In a recession, you can find millions of people who look over their shoulder because their jobs are in jeopardy. While we aren’t selling snake oil and we won’t lie and say there are certain fields where there is no risk, there are a few areas where you can likely find employment no matter what stage the economy is in.
1) Accountants – You don’t have to love math to know that regulations are tightening on most companies when it comes to reporting their financial history to government agencies. More importantly, many firms are looking to hire their top financial people from accountants within the ranks, rather than those who might provide more investment strategies. Needs: Bachelors degree, public accounting certification.
2) Nurses – America, like most other developed countries, is an aging one, on track to double the number of people over the age of 65 by 2050. That means that more people will require more frequent healthcare. Training times are shorter than for other medical professionals, and in hard-hit areas like Florida, there is a premium paid for nurses willing to make the switch. Needs: Associates degree.
3) Marketing – Any company that sells a product or service needs people to know about what they have on offer in order to turn a profit. Since many people have worked in sales at one point in their life, moving into the business development and marketing side can represent a good career, and one that is unlikely to face cuts at firms where profit is key. Needs: Track record of maintaining clients, degree helpful.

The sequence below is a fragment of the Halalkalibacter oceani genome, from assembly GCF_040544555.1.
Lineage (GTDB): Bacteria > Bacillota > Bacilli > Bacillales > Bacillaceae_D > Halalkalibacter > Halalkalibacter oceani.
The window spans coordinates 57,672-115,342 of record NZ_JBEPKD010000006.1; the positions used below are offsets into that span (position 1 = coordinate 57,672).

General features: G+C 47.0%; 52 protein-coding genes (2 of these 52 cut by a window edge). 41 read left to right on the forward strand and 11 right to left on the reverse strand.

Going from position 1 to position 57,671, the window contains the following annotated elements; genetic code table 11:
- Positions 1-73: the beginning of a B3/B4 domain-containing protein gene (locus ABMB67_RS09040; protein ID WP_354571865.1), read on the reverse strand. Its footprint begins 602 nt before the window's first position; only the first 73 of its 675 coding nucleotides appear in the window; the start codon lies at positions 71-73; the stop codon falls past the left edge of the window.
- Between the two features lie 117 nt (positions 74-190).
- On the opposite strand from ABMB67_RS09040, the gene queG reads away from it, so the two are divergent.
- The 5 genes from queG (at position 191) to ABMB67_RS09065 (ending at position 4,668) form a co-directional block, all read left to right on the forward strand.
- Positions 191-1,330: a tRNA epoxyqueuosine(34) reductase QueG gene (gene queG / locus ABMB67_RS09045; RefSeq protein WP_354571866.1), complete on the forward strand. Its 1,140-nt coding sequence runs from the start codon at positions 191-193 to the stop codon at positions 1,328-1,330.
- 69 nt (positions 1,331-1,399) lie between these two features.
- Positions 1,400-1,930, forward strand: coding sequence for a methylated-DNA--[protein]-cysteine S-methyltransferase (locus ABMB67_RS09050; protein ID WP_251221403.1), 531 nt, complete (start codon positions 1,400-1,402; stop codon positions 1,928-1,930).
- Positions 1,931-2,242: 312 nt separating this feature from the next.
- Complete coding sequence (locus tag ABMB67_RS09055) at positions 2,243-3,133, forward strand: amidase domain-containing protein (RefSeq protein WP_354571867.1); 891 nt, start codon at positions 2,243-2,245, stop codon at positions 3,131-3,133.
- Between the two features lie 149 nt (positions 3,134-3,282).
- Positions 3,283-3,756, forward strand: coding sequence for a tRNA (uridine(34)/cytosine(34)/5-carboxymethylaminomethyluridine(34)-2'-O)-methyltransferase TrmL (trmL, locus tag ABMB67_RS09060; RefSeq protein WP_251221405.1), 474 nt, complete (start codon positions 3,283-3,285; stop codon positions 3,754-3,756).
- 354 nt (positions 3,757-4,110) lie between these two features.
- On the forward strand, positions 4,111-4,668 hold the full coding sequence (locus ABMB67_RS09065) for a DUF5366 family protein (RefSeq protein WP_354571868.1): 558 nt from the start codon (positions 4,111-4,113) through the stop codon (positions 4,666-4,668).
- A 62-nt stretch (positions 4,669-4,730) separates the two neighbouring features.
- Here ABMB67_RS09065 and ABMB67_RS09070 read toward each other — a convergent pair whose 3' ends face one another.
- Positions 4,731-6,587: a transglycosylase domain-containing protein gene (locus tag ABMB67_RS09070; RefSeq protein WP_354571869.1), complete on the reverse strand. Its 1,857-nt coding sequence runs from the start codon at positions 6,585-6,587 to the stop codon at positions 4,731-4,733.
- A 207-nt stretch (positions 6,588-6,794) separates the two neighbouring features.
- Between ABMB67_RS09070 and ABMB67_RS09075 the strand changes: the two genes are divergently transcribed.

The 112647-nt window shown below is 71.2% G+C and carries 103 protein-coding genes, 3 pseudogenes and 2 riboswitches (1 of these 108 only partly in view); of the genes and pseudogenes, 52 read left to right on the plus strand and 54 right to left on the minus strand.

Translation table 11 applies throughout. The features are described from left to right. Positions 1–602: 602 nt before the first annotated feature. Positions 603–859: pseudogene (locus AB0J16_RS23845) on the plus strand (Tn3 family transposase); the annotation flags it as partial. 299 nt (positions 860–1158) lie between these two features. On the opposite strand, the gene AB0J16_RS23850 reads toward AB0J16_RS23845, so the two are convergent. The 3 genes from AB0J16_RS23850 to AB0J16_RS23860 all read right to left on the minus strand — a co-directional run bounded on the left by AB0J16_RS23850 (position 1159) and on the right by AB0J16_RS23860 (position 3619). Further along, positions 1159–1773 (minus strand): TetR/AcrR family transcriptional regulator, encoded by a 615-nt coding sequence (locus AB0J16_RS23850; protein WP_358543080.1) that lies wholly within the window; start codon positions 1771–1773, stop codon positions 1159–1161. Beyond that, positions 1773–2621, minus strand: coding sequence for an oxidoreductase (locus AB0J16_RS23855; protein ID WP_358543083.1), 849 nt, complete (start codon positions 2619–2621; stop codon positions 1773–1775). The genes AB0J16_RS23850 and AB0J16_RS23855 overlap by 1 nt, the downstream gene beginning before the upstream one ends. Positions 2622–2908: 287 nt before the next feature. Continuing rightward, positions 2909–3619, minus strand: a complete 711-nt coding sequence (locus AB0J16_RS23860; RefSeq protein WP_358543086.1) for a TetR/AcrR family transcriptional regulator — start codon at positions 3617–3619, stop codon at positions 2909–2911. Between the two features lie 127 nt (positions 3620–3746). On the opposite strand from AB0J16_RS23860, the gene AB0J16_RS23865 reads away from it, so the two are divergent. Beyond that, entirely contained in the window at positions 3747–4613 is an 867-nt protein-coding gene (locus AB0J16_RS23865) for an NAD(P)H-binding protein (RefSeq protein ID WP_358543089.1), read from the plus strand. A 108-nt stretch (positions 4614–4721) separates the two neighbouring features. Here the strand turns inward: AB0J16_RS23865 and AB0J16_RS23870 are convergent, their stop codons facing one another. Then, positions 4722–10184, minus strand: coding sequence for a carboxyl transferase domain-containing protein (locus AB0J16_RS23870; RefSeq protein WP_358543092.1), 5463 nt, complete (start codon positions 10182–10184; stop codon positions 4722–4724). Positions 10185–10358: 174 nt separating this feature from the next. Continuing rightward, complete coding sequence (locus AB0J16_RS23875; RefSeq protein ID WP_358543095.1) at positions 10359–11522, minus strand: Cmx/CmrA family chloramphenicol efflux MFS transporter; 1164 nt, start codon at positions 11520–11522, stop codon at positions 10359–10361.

4) Environmental Scientists and Analysts – Shhh, but one of the facts of life is that large corporations and governments offer some of the best pay for any job hunter. They also rely on environmental scientists to make manufacturing processes safer, to perform mitigation analyses of new properties. A consistent focus on making “greener” businesses means that those who make it possible will be in high demand for years to come. Needs: Bachelors degree, post-grad certification helpful.
5) Dental Hygienist – Like paralegals who have increasingly taken on the role of quasi-lawyers at firms, dental hygienists are on track to take on more of the duties from the dentists they assist. It only requires an associates degree, and can provide a lot of free time with a high median annual salary. Needs: Associate’s degree.
by John Sylo